14. Lil Uzi Vert, Luv Is Rage 2

    Lil Uzi Vert is our next rock star. His summer hit “XO Tour Llif3” is the strung-out, heartbroken anthem every generation needs, performed with all the attitude and originality of any era-defining musician. What sets him apart from his SoundCloud peers is his vocals; it’s entirely possible to listen to a song that only features Uzi—“Tour Llif3,” “No Sleep Leak” or “Feelings Mutual”—and hear three different rappers on the track. He’s unafraid to experiment, to use even his ad-libs as opportunity to completely take you aback. On Luv Is Rage 2, he leans into his innate talents, twisting and turning his voice in every available permutation across 16 songs (plus the deluxe version’s four, essential bonus tracks). It’s the perfect tool for exploring all the highs and lows that come with his newfound status as an icon—the dissolution of his relationship with longtime girlfriend Brittany Byrd; the interlocked, sometimes competing, pursuits of fame and excess. Uzi takes us through it all: love, rage and everywhere in between. - Gus Turner

  15. Charli XCX, Pop 2

    It's amazing how Charli XCX still has the pop world wrapped around her finger even though she hasn't released a full-length record since 2014's Sucker. Toward the top of the year, she whipped up her Number 1 Angel mixtape and then proceeded to close out 2017 with one more just for fun! As demonstrated by the title, Pop 2 is an experimental pop project that shows Charli doing what she loves the most—collaborating with artists that she admires. Nothing feels out of place, from the polished "Unlock It" featuring Kim Petras and Jay Park to the moody MØ-assisted track "Porsche." - Sydney Gore

  16. Japanese Breakfast, Soft Sounds From Another Planet

    Don’t be fooled by the name of Japanese Breakfast’s Soft Sounds From Another Planet. There’s nothing gentle about the blow Michelle Zauner deals with her second studio album, an arrestingly human project that never wastes a word. Her lyrics are so uncannily specific to the feeling of loss, it’s as if she engineered them in a lab to travel express from your ears to your heart. You’ll cry for “Till Death,” and then let her guide you to the other side of grief on “12 Steps.” To borrow a phrase, this isn’t the album of the year; it’s the album of the life. - Gus Turner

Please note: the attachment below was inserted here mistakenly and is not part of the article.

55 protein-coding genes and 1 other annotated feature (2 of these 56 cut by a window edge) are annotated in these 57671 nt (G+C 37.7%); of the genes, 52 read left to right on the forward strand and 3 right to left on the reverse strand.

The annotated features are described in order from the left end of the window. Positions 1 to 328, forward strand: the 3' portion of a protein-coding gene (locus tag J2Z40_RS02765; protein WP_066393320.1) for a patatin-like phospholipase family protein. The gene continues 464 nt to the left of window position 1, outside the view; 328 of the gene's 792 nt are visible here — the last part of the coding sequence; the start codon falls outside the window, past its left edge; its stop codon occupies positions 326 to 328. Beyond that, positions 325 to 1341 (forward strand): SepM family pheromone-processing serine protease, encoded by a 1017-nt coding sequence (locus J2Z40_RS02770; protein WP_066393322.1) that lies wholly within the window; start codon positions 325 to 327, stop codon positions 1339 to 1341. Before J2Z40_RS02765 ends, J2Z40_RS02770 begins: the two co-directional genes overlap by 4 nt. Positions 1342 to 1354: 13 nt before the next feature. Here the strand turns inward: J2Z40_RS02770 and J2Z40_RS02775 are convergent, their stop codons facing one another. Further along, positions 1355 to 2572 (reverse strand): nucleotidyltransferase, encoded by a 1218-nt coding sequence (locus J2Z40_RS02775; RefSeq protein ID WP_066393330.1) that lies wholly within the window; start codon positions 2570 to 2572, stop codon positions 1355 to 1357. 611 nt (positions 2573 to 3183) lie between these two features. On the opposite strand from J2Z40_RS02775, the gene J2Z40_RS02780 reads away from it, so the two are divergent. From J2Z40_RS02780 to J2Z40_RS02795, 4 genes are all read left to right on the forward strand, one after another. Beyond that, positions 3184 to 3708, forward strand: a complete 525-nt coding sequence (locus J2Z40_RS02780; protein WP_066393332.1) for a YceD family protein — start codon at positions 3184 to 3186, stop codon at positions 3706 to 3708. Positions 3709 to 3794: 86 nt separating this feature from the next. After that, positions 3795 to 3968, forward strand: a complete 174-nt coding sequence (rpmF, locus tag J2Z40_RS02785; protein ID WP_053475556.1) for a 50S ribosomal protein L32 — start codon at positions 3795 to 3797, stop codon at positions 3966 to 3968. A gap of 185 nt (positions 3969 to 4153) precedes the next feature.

17. Mount Kimbie, Love What Survives

    Dominic Maker and Kai Campos have gone and done it again with their third album. The English electronic music duo have really taken the time to hone their skills and craft a project that picks up where the predecessors left off while offering a fresh perspective from an entirely new lane. James Blake, King Krule and Micachu lend their voices and set distinct moods on the record—instead of taking over the track completely, they complement the overall Mount Kimbie soundscape. The result is something that is noticeably different, but still feels comfortable.- Sydney Gore

  18. Mura Masa, Mura Masa

    It's hard to believe that Mura Masa's self-titled album is his debut because the breakout producer completely nailed it. With features from icons like Charli XCX ("1 Night"), NAO ("Firefly"), A$AP Rocky ("Love$ick"), Damon Albarn ("Blu") and Desiigner ("All Around the World"), Mura Masa not only showed that he values versatility, but has established himself as a global artist. - Sydney Gore

  19. Lorde, Melodrama

    New Zealand's most promising pop star has always thrived on channeling darkness in her music. After experiencing a painful breakup, fans expected Lorde's next project to be bursting with brooding ballads about love and loss, and she fully delivered on her sophomore album with songs like "Green Light," "Perfect Places" and "The Louvre." Melodrama is a romantic coming-of-age record, a testament to Lorde letting go of her teenage woes and accepting the impending perils of adulthood. - Sydney Gore

  20. Harry Styles, Harry Styles

    Styles’ debut album is certainly the least flashy of his One Direction counterparts: where Niall, Liam, Zayn and Louis have gone varying degrees of radio-friendly, Harry Styles is filled with refreshingly unfussy soft rock, tinged with shades of folk and britpop. Energetic “Kiwi” is as classic British rock as he gets, but Styles’ vocals resonate most when he’s in the throes of love, making the pretty “Sweet Creature” and somber “Ever Since New York” the album’s most poignant moments. - Terron Moore